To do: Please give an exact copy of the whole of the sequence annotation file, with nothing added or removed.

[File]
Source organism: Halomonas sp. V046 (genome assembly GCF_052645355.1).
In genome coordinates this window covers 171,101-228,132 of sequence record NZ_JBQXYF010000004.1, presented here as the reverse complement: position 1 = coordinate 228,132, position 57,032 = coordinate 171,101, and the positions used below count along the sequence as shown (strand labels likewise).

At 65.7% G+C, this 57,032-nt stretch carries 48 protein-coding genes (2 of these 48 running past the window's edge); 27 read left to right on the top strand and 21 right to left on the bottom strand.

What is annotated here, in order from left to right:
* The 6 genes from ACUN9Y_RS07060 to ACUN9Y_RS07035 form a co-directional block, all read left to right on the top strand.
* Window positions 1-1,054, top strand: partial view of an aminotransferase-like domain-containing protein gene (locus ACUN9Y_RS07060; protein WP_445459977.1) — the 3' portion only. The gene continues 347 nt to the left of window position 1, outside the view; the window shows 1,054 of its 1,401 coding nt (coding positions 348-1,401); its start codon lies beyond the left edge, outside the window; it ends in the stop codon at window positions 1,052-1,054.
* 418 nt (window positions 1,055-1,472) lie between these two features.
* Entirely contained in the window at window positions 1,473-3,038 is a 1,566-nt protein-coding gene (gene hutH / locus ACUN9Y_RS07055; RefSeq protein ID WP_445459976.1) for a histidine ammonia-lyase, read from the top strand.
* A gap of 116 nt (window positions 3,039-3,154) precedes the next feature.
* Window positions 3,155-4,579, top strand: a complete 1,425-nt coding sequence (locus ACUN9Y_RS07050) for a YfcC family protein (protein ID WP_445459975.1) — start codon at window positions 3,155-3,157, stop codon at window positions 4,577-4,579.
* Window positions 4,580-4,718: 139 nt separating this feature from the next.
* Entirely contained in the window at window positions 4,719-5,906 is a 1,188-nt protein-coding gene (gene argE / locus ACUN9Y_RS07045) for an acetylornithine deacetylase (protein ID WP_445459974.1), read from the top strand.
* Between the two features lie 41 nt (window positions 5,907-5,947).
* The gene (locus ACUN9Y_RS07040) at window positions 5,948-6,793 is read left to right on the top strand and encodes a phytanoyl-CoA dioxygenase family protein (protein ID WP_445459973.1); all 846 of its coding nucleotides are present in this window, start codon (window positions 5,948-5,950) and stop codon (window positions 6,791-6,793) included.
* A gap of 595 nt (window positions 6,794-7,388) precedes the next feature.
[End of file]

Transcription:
Source organism: Halomonas sp. V046 (genome assembly GCF_052645355.1).
In genome coordinates this window covers 171,101-228,132 of sequence record NZ_JBQXYF010000004.1, presented here as the reverse complement: position 1 = coordinate 228,132, position 57,032 = coordinate 171,101, and the positions used below count along the sequence as shown (strand labels likewise).

At 65.7% G+C, this 57,032-nt stretch carries 48 protein-coding genes (2 of these 48 running past the window's edge); 27 read left to right on the top strand and 21 right to left on the bottom strand.

What is annotated here, in order from left to right:
* The 6 genes from ACUN9Y_RS07060 to ACUN9Y_RS07035 form a co-directional block, all read left to right on the top strand.
* Window positions 1-1,054, top strand: partial view of an aminotransferase-like domain-containing protein gene (locus ACUN9Y_RS07060; protein WP_445459977.1) — the 3' portion only. The gene continues 347 nt to the left of window position 1, outside the view; the window shows 1,054 of its 1,401 coding nt (coding positions 348-1,401); its start codon lies beyond the left edge, outside the window; it ends in the stop codon at window positions 1,052-1,054.
* 418 nt (window positions 1,055-1,472) lie between these two features.
* Entirely contained in the window at window positions 1,473-3,038 is a 1,566-nt protein-coding gene (gene hutH / locus ACUN9Y_RS07055; RefSeq protein ID WP_445459976.1) for a histidine ammonia-lyase, read from the top strand.
* A gap of 116 nt (window positions 3,039-3,154) precedes the next feature.
* Window positions 3,155-4,579, top strand: a complete 1,425-nt coding sequence (locus ACUN9Y_RS07050) for a YfcC family protein (protein ID WP_445459975.1) — start codon at window positions 3,155-3,157, stop codon at window positions 4,577-4,579.
* Window positions 4,580-4,718: 139 nt separating this feature from the next.
* Entirely contained in the window at window positions 4,719-5,906 is a 1,188-nt protein-coding gene (gene argE / locus ACUN9Y_RS07045) for an acetylornithine deacetylase (protein ID WP_445459974.1), read from the top strand.
* Between the two features lie 41 nt (window positions 5,907-5,947).
* The gene (locus ACUN9Y_RS07040) at window positions 5,948-6,793 is read left to right on the top strand and encodes a phytanoyl-CoA dioxygenase family protein (protein ID WP_445459973.1); all 846 of its coding nucleotides are present in this window, start codon (window positions 5,948-5,950) and stop codon (window positions 6,791-6,793) included.
* A gap of 595 nt (window positions 6,794-7,388) precedes the next feature.